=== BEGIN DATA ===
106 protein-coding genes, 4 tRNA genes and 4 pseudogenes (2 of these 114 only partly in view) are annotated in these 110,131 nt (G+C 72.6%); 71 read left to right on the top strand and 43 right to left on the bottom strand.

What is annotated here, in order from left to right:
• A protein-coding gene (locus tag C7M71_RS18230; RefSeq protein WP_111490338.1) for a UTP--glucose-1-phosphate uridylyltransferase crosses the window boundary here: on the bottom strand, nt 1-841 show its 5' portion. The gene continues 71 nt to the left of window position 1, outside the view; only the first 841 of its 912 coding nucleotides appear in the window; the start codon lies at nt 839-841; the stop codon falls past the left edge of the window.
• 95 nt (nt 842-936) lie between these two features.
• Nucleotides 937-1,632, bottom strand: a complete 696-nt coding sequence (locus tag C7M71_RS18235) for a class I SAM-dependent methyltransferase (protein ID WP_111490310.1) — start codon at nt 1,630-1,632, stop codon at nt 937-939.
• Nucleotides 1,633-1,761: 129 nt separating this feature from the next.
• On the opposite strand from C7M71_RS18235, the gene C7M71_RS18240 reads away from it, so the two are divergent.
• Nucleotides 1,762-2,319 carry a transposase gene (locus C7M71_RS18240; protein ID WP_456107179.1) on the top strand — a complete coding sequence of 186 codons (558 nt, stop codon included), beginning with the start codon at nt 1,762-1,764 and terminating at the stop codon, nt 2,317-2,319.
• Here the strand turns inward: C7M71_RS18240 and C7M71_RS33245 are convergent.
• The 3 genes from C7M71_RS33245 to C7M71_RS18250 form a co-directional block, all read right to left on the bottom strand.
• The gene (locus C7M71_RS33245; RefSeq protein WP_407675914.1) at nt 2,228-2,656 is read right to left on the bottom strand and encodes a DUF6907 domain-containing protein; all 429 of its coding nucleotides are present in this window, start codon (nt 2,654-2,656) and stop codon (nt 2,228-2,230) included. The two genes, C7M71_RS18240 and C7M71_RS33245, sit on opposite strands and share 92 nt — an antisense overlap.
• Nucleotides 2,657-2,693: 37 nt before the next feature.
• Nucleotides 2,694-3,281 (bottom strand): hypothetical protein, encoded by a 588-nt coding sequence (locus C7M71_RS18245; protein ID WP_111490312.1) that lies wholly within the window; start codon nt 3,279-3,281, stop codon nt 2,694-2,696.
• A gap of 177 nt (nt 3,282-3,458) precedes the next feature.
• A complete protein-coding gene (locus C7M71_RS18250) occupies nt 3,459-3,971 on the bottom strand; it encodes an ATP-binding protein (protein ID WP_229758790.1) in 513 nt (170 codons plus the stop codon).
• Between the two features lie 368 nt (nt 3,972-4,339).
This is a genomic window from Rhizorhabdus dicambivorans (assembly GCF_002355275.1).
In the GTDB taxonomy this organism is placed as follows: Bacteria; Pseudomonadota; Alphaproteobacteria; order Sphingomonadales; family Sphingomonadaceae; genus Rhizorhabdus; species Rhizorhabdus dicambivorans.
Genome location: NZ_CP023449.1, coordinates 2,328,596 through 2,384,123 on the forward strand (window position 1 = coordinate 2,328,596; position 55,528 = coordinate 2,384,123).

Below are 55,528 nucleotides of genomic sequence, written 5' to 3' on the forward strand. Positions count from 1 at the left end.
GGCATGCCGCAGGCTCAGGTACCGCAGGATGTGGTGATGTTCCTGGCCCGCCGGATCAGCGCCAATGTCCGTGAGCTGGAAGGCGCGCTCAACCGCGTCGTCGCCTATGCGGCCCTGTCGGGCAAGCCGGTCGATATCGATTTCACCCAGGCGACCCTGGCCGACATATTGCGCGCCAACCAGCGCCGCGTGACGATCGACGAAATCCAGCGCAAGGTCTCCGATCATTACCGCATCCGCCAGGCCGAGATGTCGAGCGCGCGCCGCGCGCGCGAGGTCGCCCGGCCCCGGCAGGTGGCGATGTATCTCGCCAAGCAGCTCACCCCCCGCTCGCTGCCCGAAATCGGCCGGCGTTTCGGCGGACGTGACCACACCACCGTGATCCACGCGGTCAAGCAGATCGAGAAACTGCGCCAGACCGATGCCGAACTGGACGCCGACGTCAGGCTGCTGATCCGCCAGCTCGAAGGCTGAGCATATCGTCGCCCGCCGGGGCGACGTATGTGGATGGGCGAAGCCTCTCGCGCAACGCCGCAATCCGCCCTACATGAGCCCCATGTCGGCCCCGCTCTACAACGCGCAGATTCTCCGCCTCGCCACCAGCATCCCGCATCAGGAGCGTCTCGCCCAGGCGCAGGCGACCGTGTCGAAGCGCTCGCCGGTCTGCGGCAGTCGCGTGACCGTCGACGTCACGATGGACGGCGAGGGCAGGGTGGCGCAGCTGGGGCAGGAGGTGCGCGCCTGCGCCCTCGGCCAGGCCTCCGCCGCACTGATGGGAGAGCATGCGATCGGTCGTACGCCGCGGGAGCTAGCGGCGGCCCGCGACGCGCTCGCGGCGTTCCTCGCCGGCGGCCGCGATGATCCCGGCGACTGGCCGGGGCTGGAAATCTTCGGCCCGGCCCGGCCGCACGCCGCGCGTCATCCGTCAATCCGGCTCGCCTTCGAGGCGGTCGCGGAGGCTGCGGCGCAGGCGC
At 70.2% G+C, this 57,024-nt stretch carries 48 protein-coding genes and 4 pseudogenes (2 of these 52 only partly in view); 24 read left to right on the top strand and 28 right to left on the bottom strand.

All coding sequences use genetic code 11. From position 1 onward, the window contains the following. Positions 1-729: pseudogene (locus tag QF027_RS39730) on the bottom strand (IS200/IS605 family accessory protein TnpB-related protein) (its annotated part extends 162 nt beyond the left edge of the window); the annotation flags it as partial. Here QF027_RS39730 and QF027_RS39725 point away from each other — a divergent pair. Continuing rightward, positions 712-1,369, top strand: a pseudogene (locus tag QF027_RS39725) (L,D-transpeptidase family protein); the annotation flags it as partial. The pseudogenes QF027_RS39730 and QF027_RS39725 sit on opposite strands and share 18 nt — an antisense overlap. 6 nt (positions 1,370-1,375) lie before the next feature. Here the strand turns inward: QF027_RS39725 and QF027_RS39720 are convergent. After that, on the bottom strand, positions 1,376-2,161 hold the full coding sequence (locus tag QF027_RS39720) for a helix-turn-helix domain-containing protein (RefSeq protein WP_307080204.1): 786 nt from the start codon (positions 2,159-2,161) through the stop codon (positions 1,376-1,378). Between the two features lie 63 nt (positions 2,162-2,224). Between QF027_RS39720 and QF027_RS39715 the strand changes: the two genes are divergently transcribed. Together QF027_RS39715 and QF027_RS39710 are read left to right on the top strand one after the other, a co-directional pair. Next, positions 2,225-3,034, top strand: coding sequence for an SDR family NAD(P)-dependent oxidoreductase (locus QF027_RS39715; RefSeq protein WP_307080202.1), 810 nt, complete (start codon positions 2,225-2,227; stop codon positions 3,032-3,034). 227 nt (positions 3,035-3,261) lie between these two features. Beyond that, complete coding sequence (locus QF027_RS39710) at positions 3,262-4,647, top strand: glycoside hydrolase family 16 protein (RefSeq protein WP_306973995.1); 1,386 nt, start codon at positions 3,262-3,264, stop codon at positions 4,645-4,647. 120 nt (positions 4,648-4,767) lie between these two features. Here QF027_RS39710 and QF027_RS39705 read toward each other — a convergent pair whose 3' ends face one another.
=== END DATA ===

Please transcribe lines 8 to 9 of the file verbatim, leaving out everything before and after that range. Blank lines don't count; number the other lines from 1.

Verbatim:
• Nucleotides 1,762-2,319 carry a transposase gene (locus C7M71_RS18240; protein ID WP_456107179.1) on the top strand — a complete coding sequence of 186 codons (558 nt, stop codon included), beginning with the start codon at nt 1,762-1,764 and terminating at the stop codon, nt 2,317-2,319.
• Here the strand turns inward: C7M71_RS18240 and C7M71_RS33245 are convergent.